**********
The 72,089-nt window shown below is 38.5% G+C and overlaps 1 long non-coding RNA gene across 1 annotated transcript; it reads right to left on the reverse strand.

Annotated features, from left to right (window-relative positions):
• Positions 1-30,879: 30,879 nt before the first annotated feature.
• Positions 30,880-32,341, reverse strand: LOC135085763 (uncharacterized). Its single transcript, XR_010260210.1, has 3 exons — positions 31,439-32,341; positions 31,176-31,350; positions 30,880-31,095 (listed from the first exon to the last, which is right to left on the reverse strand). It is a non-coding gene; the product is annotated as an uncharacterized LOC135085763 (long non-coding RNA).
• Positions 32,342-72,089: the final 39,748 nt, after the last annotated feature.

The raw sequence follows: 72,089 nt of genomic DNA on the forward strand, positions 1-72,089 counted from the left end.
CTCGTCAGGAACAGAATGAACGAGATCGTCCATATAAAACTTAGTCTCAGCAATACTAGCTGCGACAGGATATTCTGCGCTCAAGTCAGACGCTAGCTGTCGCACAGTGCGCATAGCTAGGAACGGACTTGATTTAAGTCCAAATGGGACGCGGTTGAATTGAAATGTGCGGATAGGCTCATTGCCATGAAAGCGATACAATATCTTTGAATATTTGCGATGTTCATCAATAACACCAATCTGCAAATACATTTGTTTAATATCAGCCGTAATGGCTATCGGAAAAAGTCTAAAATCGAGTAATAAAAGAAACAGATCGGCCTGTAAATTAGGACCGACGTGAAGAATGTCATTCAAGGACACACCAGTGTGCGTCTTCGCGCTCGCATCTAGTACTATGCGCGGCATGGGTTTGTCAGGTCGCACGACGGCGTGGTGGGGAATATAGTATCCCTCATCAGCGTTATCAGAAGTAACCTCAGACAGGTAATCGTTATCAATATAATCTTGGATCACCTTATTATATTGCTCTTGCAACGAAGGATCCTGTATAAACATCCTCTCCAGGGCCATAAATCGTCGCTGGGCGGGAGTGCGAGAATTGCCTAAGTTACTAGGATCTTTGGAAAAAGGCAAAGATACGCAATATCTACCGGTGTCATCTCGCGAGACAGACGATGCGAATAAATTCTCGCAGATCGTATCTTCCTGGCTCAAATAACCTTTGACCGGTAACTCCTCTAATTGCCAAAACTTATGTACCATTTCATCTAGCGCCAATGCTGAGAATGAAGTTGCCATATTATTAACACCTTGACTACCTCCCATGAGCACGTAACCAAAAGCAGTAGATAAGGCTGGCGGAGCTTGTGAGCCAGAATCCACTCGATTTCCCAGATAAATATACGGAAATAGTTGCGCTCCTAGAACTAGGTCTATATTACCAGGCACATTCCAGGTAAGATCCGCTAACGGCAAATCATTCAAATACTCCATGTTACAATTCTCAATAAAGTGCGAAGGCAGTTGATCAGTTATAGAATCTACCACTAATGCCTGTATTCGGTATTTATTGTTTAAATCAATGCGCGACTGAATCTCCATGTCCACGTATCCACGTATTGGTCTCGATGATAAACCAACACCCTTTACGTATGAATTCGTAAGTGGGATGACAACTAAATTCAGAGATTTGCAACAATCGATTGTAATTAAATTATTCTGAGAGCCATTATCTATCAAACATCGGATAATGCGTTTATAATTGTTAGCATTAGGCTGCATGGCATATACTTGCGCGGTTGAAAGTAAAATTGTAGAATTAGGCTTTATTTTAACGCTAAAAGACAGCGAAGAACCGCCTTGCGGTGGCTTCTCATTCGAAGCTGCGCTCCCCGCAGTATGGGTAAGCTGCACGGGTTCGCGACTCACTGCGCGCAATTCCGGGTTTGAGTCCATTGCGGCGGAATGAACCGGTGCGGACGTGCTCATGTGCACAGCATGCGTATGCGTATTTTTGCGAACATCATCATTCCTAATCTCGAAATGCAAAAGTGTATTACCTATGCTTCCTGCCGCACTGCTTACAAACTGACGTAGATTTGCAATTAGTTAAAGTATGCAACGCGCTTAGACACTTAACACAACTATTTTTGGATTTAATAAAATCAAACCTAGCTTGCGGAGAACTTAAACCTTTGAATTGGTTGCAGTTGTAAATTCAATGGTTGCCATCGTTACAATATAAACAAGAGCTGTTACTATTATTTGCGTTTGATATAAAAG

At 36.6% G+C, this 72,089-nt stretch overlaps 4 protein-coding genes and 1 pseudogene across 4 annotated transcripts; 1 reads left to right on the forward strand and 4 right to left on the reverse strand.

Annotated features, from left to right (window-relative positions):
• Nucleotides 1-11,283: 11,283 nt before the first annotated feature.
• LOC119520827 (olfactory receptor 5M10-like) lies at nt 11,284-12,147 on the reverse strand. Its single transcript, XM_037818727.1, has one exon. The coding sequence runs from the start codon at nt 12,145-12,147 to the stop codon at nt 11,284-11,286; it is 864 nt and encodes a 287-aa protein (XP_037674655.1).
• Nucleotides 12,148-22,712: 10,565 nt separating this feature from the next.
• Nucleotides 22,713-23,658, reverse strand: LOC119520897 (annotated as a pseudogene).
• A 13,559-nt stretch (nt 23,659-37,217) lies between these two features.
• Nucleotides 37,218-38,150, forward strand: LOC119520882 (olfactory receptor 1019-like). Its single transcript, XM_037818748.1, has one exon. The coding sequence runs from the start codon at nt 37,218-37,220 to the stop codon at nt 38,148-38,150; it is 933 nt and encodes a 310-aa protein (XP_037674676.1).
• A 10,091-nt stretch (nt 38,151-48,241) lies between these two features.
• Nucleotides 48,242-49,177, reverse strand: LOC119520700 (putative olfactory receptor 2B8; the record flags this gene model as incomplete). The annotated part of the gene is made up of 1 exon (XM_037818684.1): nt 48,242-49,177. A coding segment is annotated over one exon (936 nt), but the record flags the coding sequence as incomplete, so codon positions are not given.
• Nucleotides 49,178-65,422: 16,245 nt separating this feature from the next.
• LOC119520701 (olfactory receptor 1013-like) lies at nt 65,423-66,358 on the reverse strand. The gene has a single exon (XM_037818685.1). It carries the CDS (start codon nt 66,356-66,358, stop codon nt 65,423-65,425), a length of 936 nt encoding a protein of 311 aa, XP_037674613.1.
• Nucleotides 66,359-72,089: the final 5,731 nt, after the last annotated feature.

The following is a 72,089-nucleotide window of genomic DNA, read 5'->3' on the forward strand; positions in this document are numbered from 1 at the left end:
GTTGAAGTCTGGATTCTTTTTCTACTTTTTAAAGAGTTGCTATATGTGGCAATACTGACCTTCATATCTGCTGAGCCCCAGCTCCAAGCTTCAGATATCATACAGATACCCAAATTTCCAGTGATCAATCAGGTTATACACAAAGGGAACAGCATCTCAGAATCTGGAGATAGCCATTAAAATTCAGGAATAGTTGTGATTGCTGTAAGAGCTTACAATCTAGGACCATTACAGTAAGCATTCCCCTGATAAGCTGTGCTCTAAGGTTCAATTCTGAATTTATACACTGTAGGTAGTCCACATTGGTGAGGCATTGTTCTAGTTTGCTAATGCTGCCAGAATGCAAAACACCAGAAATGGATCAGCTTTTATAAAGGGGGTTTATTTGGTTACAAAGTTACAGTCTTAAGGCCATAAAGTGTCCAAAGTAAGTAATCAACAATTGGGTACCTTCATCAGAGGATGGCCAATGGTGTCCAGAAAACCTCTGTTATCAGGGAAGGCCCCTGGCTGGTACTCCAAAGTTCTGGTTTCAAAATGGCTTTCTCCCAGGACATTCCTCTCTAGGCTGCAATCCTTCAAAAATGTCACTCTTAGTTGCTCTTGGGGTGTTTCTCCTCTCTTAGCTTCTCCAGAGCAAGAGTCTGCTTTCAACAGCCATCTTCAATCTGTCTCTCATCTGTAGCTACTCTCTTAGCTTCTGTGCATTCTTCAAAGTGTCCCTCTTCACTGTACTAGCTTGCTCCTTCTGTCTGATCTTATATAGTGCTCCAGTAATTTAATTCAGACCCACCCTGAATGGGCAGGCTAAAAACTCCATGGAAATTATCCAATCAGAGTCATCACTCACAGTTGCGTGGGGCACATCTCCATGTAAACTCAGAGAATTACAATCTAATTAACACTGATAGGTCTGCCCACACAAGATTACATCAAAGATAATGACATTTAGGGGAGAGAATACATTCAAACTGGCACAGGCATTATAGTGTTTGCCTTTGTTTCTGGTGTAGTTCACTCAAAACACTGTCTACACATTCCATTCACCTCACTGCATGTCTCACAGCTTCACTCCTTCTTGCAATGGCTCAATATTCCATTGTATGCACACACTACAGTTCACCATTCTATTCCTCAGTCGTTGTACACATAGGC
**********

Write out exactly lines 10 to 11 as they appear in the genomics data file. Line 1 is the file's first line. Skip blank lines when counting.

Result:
• Nucleotides 1-11,283: 11,283 nt before the first annotated feature.
• LOC119520827 (olfactory receptor 5M10-like) lies at nt 11,284-12,147 on the reverse strand. Its single transcript, XM_037818727.1, has one exon. The coding sequence runs from the start codon at nt 12,145-12,147 to the stop codon at nt 11,284-11,286; it is 864 nt and encodes a 287-aa protein (XP_037674655.1).